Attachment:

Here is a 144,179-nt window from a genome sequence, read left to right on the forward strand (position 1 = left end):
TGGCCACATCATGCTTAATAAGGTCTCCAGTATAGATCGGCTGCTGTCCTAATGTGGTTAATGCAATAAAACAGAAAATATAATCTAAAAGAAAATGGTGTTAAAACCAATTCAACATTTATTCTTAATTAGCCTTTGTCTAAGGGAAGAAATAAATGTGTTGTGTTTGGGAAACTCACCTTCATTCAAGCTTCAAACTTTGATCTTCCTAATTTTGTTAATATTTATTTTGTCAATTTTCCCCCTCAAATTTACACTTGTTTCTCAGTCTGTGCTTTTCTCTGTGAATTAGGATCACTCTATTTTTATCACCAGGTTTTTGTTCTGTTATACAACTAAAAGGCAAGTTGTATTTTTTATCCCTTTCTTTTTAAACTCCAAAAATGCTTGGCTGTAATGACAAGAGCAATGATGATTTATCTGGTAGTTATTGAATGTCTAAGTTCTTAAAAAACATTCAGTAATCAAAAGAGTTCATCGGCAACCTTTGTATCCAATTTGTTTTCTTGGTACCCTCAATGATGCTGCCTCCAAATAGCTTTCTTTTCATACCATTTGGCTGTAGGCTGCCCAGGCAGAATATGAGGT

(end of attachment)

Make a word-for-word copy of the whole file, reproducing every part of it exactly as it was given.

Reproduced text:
Here is a 144,179-nt window from a genome sequence, read left to right on the forward strand (position 1 = left end):
TGGCCACATCATGCTTAATAAGGTCTCCAGTATAGATCGGCTGCTGTCCTAATGTGGTTAATGCAATAAAACAGAAAATATAATCTAAAAGAAAATGGTGTTAAAACCAATTCAACATTTATTCTTAATTAGCCTTTGTCTAAGGGAAGAAATAAATGTGTTGTGTTTGGGAAACTCACCTTCATTCAAGCTTCAAACTTTGATCTTCCTAATTTTGTTAATATTTATTTTGTCAATTTTCCCCCTCAAATTTACACTTGTTTCTCAGTCTGTGCTTTTCTCTGTGAATTAGGATCACTCTATTTTTATCACCAGGTTTTTGTTCTGTTATACAACTAAAAGGCAAGTTGTATTTTTTATCCCTTTCTTTTTAAACTCCAAAAATGCTTGGCTGTAATGACAAGAGCAATGATGATTTATCTGGTAGTTATTGAATGTCTAAGTTCTTAAAAAACATTCAGTAATCAAAAGAGTTCATCGGCAACCTTTGTATCCAATTTGTTTTCTTGGTACCCTCAATGATGCTGCCTCCAAATAGCTTTCTTTTCATACCATTTGGCTGTAGGCTGCCCAGGCAGAATATGAGGT